When looking at Karl Marx, Michel Foucault, and Max Weber theories on power and domination, it is visibly true that these theories show variations in their ideology, understanding, and practicability. The theories by these three are considered as the most influential politically in modern time.
However, they also continue to draws much debate. Max Weber and Karl Marx postulations have gained increased acceptance in comparison to Foucault’s theories. Perhaps an area currently benefiting from Foucault’s theories that are inclined toward societal and moral wellbeing are activist groups that continue to agitate for individual rights. Such include the gender and gay activist groups.
Therefore, it can be inferred that Foucault theories have gained wider acceptance in the western world where levels of activisms are on the rise. According to Karl Marx power and domination are founded on the economic arrangements of the day.
Predominantly the industrial and agricultural arrangement gives forth two distinct social classes the bourgeois and the proletariat. Domination can be explained from a social class perspective. From this theory the origins of power are clearly linked to its creation through labor as a cost of production giving forth the relationship between work and power.
Karl Marx’s views propelled the Soviet Union to world superpower base on the enthronement of the proletariat class. However, the demise of the union in the 1990s was because of the failure by the Marxists to uphold his beliefs that maintained that means of production must be hurriedly enhanced.
Whereas Foucault and Marx share conception on the view of power as held and exercised by the elite class in the society the distinction arises from the empowerment and disempowerment source where Marx relates it to economic differentiation whereas Foucault bases it on political and state arrangements.
Therefore, Foucault assumes that everyone has power relative to the role they are playing within society. Therefore, there are no universal rights that are class specific as postulated by Marx rather domination is circumstantial and not absolute.
Weber’s understanding of power and domination significantly diverges from that of Foucault and Marx. In his theory Weber indicates that power is a political happening that results from social honor and prestige and not economic strength as proposed by Marx. With instruments of authority in place domination is attained through command and obedience typical of the bureaucratic arrangements in many governments today.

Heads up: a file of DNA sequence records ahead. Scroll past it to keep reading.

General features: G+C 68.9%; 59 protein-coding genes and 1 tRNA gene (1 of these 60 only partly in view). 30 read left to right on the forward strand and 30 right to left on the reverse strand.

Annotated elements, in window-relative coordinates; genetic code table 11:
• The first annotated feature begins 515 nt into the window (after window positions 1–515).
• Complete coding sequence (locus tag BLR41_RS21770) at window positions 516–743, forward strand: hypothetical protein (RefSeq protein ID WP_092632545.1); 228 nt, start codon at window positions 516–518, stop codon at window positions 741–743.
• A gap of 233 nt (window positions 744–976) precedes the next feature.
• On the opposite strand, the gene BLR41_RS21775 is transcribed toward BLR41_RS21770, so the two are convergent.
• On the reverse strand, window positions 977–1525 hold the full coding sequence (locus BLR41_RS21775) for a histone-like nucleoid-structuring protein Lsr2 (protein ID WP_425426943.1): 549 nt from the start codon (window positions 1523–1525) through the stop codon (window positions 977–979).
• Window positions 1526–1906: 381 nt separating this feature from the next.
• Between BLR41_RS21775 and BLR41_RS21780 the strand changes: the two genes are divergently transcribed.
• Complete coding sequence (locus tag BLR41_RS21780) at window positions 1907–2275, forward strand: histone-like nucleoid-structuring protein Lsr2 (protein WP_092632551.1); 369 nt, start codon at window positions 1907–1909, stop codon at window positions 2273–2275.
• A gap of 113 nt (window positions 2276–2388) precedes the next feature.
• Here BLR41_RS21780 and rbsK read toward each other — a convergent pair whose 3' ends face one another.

The former Soviet Union is a classical model of how the three theories of power and domination apply. The union was a product of Marxist revolution with Russian proletariats wresting power from the Czarist bourgeois of that time.
In the 1990s Foucault’s postulations on individualism account for the eventual disintegration of the union into independent states (Foucault 1994, p. 136). Finally each of these states is established on Max Weber’s propositions that indicate bureaucratic state machinery that governs each of the states.
Bodley, JH 2002, The power of scale: A global history approach, M.E. Sharpe, Armonk.
Collins, R 1974, Conflict sociology, Academic Press, New York.
Foucault, M 1975, Discipline and punish: the birth of the prison, Random House, New York.
Foucault, M 1988, Madness and civilization: A history of insanity in the age of reason, Vintage, London.
Foucault, M 1994, The order of things: archaeology of human sciences, Vintage. London.
Gerth, H & Mills, G 1946, From Max Weber: Essays in sociology, Oxford University Press, New York.
Goodsell, C 1994, The Case for bureaucracy, Chatham House Publishers Inc., New Jersey.
Goodwin, G & Scimecca, J 2005, Classical sociological theory: Rediscovering the promise of sociology, Wadsworth Publishing, Belmont.
Gutting, G (ed.) 1994, The Cambridge companion to Foucault, Cambridge University Press, Cambridge.
Hummel, R 1998, ‘Bureaucracy’, The International Encyclopedia of Public Policy and Administration, p. 307.
Marx, K 1999, Das capital, Gateway, New York.
Marx, K, Engels, F & McLellan, D 1998, The communist manifesto, Oxford University Press, New York.
Merton, R 1952, Bureaucratic Structure and Personality in Reader in Bureaucracy, Free Press, New York.
Rhienstein, M 1954, Max Weber on Law in Economy and Society, Simon and Shuster, New York.
Seidman, S 2008, Contested knowledge: Social theory today, Wiley, New York.
Thorpe J n.d., An analysis and comparison of Michel Foucault’s and Marx’s theory of power relations. Web.
Weber, M 1958, From Max Weber: Essays in Sociology, Oxford University Press, New York.
Weber, M 1978, The protestant ethic and the spirit of capitalism, University of California Press, California
Weber, M 2001, Economy and society: An outline of interpretive sociology, 2nd edn, Routledge, New York.
Wilson, JQ 1989, Bureaucracy: What government agencies do and why they do it, Basic Books Boulder.